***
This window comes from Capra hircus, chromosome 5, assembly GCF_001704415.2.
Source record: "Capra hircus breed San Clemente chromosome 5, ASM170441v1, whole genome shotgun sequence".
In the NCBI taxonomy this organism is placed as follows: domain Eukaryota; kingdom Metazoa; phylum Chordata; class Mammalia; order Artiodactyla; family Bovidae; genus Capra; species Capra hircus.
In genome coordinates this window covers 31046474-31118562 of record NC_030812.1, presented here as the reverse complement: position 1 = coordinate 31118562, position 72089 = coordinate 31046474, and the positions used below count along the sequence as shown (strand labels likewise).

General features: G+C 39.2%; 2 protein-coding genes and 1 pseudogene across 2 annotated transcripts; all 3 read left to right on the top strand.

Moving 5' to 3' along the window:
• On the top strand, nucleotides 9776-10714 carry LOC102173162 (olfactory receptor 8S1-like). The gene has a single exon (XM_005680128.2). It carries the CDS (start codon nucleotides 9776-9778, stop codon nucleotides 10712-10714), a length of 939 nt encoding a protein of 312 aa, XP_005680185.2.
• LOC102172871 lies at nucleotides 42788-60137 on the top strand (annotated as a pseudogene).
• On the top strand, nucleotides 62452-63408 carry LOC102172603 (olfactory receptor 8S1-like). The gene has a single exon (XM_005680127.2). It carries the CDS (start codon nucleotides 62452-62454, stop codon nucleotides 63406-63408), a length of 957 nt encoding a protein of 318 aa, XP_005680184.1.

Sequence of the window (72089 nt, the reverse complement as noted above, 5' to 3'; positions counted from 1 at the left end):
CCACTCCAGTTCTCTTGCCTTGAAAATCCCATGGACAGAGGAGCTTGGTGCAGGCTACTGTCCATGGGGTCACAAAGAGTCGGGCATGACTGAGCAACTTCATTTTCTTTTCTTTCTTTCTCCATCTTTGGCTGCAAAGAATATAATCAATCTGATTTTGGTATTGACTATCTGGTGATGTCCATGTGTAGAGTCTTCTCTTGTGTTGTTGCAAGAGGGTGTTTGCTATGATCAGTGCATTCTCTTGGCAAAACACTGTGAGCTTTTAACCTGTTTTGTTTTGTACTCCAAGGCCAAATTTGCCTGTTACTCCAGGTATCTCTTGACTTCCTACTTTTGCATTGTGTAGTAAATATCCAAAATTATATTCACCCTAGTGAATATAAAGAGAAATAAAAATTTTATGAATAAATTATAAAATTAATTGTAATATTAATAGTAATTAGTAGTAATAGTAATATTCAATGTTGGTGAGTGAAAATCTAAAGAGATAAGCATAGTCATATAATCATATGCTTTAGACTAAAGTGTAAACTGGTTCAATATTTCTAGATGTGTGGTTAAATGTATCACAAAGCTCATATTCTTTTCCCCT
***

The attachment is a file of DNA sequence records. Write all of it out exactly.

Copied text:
This window comes from Capra hircus, chromosome 5, assembly GCF_001704415.2.
Source record: "Capra hircus breed San Clemente chromosome 5, ASM170441v1, whole genome shotgun sequence".
In the NCBI taxonomy this organism is placed as follows: domain Eukaryota; kingdom Metazoa; phylum Chordata; class Mammalia; order Artiodactyla; family Bovidae; genus Capra; species Capra hircus.
In genome coordinates this window covers 31046474-31118562 of record NC_030812.1, presented here as the reverse complement: position 1 = coordinate 31118562, position 72089 = coordinate 31046474, and the positions used below count along the sequence as shown (strand labels likewise).

General features: G+C 39.2%; 2 protein-coding genes and 1 pseudogene across 2 annotated transcripts; all 3 read left to right on the top strand.

Moving 5' to 3' along the window:
• On the top strand, nucleotides 9776-10714 carry LOC102173162 (olfactory receptor 8S1-like). The gene has a single exon (XM_005680128.2). It carries the CDS (start codon nucleotides 9776-9778, stop codon nucleotides 10712-10714), a length of 939 nt encoding a protein of 312 aa, XP_005680185.2.
• LOC102172871 lies at nucleotides 42788-60137 on the top strand (annotated as a pseudogene).
• On the top strand, nucleotides 62452-63408 carry LOC102172603 (olfactory receptor 8S1-like). The gene has a single exon (XM_005680127.2). It carries the CDS (start codon nucleotides 62452-62454, stop codon nucleotides 63406-63408), a length of 957 nt encoding a protein of 318 aa, XP_005680184.1.

Sequence of the window (72089 nt, the reverse complement as noted above, 5' to 3'; positions counted from 1 at the left end):
CCACTCCAGTTCTCTTGCCTTGAAAATCCCATGGACAGAGGAGCTTGGTGCAGGCTACTGTCCATGGGGTCACAAAGAGTCGGGCATGACTGAGCAACTTCATTTTCTTTTCTTTCTTTCTCCATCTTTGGCTGCAAAGAATATAATCAATCTGATTTTGGTATTGACTATCTGGTGATGTCCATGTGTAGAGTCTTCTCTTGTGTTGTTGCAAGAGGGTGTTTGCTATGATCAGTGCATTCTCTTGGCAAAACACTGTGAGCTTTTAACCTGTTTTGTTTTGTACTCCAAGGCCAAATTTGCCTGTTACTCCAGGTATCTCTTGACTTCCTACTTTTGCATTGTGTAGTAAATATCCAAAATTATATTCACCCTAGTGAATATAAAGAGAAATAAAAATTTTATGAATAAATTATAAAATTAATTGTAATATTAATAGTAATTAGTAGTAATAGTAATATTCAATGTTGGTGAGTGAAAATCTAAAGAGATAAGCATAGTCATATAATCATATGCTTTAGACTAAAGTGTAAACTGGTTCAATATTTCTAGATGTGTGGTTAAATGTATCACAAAGCTCATATTCTTTTCCCCT